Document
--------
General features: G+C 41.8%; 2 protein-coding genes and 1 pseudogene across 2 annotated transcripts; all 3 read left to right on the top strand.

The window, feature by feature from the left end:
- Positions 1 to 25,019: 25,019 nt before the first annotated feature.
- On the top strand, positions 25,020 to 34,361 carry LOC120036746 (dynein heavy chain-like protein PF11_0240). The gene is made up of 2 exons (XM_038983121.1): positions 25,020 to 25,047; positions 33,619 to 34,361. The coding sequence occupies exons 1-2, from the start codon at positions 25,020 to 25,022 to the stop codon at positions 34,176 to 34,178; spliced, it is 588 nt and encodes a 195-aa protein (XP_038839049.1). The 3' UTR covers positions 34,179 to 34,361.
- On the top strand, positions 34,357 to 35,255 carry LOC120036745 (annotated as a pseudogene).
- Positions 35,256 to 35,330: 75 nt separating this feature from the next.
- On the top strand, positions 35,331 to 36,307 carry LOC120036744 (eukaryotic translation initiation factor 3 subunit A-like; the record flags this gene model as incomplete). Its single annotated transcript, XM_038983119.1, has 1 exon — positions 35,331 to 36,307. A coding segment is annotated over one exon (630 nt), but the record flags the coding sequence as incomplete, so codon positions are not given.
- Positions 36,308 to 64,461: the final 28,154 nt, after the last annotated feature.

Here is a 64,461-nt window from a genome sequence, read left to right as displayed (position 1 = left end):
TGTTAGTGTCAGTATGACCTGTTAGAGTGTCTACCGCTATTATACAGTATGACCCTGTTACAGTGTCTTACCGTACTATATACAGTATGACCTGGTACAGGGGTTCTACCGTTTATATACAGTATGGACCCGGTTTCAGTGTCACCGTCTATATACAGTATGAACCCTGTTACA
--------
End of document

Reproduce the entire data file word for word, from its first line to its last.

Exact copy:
General features: G+C 41.8%; 2 protein-coding genes and 1 pseudogene across 2 annotated transcripts; all 3 read left to right on the top strand.

The window, feature by feature from the left end:
- Positions 1 to 25,019: 25,019 nt before the first annotated feature.
- On the top strand, positions 25,020 to 34,361 carry LOC120036746 (dynein heavy chain-like protein PF11_0240). The gene is made up of 2 exons (XM_038983121.1): positions 25,020 to 25,047; positions 33,619 to 34,361. The coding sequence occupies exons 1-2, from the start codon at positions 25,020 to 25,022 to the stop codon at positions 34,176 to 34,178; spliced, it is 588 nt and encodes a 195-aa protein (XP_038839049.1). The 3' UTR covers positions 34,179 to 34,361.
- On the top strand, positions 34,357 to 35,255 carry LOC120036745 (annotated as a pseudogene).
- Positions 35,256 to 35,330: 75 nt separating this feature from the next.
- On the top strand, positions 35,331 to 36,307 carry LOC120036744 (eukaryotic translation initiation factor 3 subunit A-like; the record flags this gene model as incomplete). Its single annotated transcript, XM_038983119.1, has 1 exon — positions 35,331 to 36,307. A coding segment is annotated over one exon (630 nt), but the record flags the coding sequence as incomplete, so codon positions are not given.
- Positions 36,308 to 64,461: the final 28,154 nt, after the last annotated feature.

Here is a 64,461-nt window from a genome sequence, read left to right as displayed (position 1 = left end):
TGTTAGTGTCAGTATGACCTGTTAGAGTGTCTACCGCTATTATACAGTATGACCCTGTTACAGTGTCTTACCGTACTATATACAGTATGACCTGGTACAGGGGTTCTACCGTTTATATACAGTATGGACCCGGTTTCAGTGTCACCGTCTATATACAGTATGAACCCTGTTACA